BERLIN (Reuters) – Germany’s largest trade union, IG Metall, agreed a wage deal on Saturday for the roughly 70,000 workers in the iron and steel industry in north-west Germany.
Under the agreement, which runs for 15 months and was struck after seven hours of talks, workers will receive lump-sum payments of 250 euros ($295) each on December 28 this year and February 28, 2022, according to IG Metall.
From February 28, 2023, the steelworkers will then receive an additional payment of 600 euros a year. The parties also agreed on a one-off coronavirus allowance of 500 euros, which is to be paid out as early as the end of June.
The union had originally demanded a 4% pay rise for the steelworkers of companies like Thyssenkrupp and Salzgitter.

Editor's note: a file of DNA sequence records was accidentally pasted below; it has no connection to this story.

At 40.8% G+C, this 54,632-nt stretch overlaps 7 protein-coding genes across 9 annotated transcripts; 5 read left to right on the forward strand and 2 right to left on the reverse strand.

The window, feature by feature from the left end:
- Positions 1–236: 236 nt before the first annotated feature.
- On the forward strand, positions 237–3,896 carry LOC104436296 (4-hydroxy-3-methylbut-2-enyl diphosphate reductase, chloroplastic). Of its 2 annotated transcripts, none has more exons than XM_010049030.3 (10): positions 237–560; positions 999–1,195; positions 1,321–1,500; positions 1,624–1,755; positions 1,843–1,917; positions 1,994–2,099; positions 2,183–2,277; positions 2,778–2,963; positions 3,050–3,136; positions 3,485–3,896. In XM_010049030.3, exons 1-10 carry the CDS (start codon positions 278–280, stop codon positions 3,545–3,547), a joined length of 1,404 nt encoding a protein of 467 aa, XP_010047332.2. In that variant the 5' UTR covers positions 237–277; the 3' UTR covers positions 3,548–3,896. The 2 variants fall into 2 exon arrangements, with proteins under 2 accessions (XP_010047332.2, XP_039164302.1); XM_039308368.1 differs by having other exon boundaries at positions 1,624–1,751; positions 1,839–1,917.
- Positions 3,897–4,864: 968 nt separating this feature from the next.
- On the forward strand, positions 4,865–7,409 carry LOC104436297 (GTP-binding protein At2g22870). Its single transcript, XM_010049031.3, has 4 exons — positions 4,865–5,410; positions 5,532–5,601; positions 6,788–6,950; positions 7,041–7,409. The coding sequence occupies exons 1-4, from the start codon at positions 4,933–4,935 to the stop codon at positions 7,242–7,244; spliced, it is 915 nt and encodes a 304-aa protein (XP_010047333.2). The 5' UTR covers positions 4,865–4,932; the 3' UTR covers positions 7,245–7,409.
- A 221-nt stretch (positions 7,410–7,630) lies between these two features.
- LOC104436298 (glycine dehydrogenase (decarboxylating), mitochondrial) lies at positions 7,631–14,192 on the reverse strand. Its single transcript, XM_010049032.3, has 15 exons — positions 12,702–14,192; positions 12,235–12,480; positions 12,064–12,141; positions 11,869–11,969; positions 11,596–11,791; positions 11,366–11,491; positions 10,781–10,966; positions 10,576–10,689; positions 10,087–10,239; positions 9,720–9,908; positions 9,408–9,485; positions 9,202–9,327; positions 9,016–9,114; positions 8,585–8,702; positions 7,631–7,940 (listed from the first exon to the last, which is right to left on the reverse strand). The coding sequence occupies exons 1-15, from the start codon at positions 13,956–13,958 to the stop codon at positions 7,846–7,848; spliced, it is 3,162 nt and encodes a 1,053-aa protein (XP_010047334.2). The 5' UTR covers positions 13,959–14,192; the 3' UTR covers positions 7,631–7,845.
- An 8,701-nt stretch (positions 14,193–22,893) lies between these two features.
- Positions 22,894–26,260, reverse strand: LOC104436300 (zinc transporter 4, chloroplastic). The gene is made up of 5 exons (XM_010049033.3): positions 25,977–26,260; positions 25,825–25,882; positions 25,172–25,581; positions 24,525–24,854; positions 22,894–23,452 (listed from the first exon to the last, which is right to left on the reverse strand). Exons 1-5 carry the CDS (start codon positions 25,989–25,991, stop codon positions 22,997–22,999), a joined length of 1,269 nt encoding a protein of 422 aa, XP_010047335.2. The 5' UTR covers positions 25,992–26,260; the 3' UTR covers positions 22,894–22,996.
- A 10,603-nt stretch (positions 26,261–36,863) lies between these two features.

“In the biggest economic crisis of the post-war period, the collective bargaining partners in the steel industry have found a responsible and fair compromise,” said Knut Giesler, head of IG Metall in the state of North Rhine-Westphalia.
The parties also agreed to come up with a collective agreement framework for the transition to CO2-neutral steel production.
($1 = 0.8477 euros)
(Reporting by Tom Kaeckenhoff; Writing by Caroline Copley; Editing by Jan Harvey)